I notice that my home county, LaGrange, did not make Progressive Farmer magazine’s 2007 list of Top 10 Rural Counties in America. Then again, “progressive” is not a word that leaps to mind for a county that is about 40-percent Amish.
Actually, none of Indiana’s 92 counties made the Top 10.
According to the magazine, the best rural places to live in America are (in reverse order):
10. Polk County, N.C.; 9. Amador County, Calif.; 8. Garfield County, Okla.; 7. Sac County, Iowa; 6. St. Lawrence County, N.Y.; 5. Union City, S.D.; 4. Gillespie County, Texas; 3. Randolph County, Ill.; 2. Warren County, Pa.; and the best rural county in America (drum roll, please) … Barren County, Ky.
Gee, you’d think we could have gotten Miss Congeniality.
The list is something the magazine does every year-measuring household
income and spending, home and land prices, crime rates, air quality, education and access to health care in rural counties all over America. Indiana counties that made the cut in individual categories included Knox (seventh in lowest household spending), Tipton and Shelby (sixth- and eighth-safest) and Steuben (fourth in air quality).
But overall, there’s not much of the Hoosier state to be found in this thing. Indiana didn’t even crack the Top 10 in Progressive Farmer’s 60 best counties in the Midwest. We don’t show up until Pulaski County comes in at No. 11, and
after that it’s slim pickins for Hoosiers: Decatur County (21), Tipton County (31), Gibson County (41) and Ripley County (52).
Now we have to decide if it’s a good thing or a bad thing.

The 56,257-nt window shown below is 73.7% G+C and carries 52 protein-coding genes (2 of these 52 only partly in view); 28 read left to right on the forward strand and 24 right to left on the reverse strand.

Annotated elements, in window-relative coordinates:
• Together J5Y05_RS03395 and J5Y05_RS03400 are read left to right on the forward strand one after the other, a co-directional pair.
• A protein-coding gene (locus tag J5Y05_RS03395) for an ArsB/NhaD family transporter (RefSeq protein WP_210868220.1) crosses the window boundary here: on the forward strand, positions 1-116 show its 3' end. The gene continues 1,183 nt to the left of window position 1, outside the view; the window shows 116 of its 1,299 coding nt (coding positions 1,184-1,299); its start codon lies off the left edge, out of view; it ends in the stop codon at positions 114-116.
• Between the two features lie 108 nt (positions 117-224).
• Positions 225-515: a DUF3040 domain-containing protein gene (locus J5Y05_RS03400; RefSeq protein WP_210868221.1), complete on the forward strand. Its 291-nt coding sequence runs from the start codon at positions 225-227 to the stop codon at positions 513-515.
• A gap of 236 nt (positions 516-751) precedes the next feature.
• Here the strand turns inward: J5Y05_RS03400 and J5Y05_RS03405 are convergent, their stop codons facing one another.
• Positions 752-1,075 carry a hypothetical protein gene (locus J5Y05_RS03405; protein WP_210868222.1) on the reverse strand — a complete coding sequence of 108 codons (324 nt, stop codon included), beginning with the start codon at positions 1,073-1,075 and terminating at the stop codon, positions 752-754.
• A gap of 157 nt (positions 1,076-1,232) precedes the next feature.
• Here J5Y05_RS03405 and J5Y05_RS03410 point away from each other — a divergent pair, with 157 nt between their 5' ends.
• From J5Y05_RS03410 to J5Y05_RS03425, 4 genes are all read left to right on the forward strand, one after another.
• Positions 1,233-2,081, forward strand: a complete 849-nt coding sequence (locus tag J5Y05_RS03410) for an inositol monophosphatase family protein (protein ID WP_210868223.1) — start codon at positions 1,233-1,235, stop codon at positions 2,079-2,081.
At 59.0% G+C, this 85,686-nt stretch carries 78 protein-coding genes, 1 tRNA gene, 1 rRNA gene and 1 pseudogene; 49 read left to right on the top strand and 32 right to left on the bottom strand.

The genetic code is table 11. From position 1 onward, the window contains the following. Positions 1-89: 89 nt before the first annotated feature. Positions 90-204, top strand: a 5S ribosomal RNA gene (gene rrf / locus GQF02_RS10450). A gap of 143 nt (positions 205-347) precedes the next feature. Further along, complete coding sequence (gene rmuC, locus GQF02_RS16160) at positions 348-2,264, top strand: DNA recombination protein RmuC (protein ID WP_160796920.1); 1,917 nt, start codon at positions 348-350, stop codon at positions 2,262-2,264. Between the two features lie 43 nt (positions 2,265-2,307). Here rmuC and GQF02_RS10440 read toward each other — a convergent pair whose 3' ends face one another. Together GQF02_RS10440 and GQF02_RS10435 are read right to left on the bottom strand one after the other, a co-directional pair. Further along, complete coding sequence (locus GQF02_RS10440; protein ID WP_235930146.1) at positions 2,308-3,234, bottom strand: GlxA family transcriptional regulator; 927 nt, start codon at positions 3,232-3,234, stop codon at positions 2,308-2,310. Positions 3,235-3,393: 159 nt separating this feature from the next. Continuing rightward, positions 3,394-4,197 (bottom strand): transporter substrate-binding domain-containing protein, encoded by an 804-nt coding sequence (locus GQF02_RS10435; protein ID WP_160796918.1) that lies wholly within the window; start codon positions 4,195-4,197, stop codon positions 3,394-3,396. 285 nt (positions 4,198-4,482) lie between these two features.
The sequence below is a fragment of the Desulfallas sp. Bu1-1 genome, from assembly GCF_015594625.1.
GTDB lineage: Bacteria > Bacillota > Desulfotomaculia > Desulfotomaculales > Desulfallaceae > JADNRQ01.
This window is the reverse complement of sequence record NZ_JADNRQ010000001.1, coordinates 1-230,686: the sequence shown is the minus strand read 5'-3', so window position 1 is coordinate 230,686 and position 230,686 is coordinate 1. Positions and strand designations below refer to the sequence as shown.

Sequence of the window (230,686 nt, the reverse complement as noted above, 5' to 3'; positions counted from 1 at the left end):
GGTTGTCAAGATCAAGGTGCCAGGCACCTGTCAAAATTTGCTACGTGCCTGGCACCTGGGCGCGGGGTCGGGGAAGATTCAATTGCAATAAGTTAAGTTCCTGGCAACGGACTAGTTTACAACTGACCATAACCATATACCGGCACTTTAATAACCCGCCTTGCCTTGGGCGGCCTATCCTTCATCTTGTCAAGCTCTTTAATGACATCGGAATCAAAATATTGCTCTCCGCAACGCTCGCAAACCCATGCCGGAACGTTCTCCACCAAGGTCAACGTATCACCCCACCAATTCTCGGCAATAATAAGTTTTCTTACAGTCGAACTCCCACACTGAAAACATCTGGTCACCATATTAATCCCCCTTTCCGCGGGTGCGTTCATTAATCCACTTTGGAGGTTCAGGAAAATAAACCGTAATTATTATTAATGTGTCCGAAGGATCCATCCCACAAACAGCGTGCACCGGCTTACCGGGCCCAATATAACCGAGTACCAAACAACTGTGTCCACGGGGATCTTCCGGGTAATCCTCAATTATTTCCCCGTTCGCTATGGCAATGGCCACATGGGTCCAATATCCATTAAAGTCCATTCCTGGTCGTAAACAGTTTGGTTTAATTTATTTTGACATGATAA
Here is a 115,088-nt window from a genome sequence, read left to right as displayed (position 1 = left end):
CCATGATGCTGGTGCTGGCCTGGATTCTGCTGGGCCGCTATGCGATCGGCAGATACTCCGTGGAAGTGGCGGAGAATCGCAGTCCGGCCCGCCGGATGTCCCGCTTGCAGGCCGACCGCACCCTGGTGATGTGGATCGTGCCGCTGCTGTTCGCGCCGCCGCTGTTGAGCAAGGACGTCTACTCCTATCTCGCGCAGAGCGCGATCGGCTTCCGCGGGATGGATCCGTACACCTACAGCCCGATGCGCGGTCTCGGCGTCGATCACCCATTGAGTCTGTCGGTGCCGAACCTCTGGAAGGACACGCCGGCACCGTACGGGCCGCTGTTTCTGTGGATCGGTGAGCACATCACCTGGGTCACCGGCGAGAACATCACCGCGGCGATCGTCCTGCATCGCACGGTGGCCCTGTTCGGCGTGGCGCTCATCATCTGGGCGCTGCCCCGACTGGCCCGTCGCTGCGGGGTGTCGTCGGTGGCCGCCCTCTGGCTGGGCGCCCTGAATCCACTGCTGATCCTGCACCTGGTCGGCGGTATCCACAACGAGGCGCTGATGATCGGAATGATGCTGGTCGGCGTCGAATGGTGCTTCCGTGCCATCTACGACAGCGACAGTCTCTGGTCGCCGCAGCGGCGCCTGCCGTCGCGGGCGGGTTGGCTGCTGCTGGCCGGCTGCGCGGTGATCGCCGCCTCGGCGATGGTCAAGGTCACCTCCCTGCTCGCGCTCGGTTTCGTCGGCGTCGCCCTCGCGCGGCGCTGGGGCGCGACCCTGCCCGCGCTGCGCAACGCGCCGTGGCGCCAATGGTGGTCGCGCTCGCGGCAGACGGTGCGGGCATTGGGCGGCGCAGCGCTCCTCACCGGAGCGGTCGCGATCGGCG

On the bad side: Our State Pride could be wounded. Oh, sure, we can make a big State Show of not caring, putting a Brave State Smile on our State Face, pretending our State Psyche is so secure that we don’t need the approval of a magazine to make our State Self feel good … but blinking away a State Tear
when none of the other States is looking.
Or we could tell ourselves it doesn’t matter; there are more important things than income, clean air, good schools, low crime and access to
medical care. Such as … such as … wait, don’t tell me, I’ll think of something. OK, maybe we’ll have to come back to that one.
On the good side: We could use this as a report card, to tell us where to improve things around here, although in my experience that’s the sort of thing that tends to start arguments. If you’ve ever been to a session of the Legislature, a county council, or a solid waste dispos
al authority, you know that one man’s Room For Improvement is another man’s Things Are Just Fine The Way They Are, and yet another man’s Nice Idea But We Don’t Have The Money and yet another’s Let’s Wrap This Up, The Basketball Game Is On.
Or we could console ourselves with the idea that there are thousands and thousands of people looking to escape the grind of city life for country charm, and they’re going to use this magazine as a sort of Apartment Guide-“Look, honey! Warren County, Pa., has the Allegheny River! Let’s try that!”-and before you know it, all those Top 10
places are going to be overrun with fleeing urbanites. It’ll be like “Green Acres” without the laugh track. Or the comic genius of Arnold Ziffel.
When you look at it that way, it’s a good thing we don’t show up on the list all that much.
I remember as a kid wishing I could live in a place people had actually heard of. But no, I
was stuck in Indiana, a place known for the Indianapolis 500 and not much else, or so it seemed.
Then we moved to a place people had heard of-Washington, D.C.- and after a year and a half I couldn’t wait to move back to Indiana.
Now, when I recall that feeling, I wish for it to overtake certain members of Indiana’s congressional delegation. No, wait. Well,
actually, I do, but that’s not what I was going to say. I recall that feeling and think that, for all its flaws, this is a nice place-and that it could be a lot nicer with serious work in those Progressive Farmer categories.
Hey, a guy can dream, can’t he? Oh, well. Let’s wrap this up. The basketball game is on.
At least we have really good air up by Angola. Deep breaths, everybody! We’re No. 4! We’re No. 4!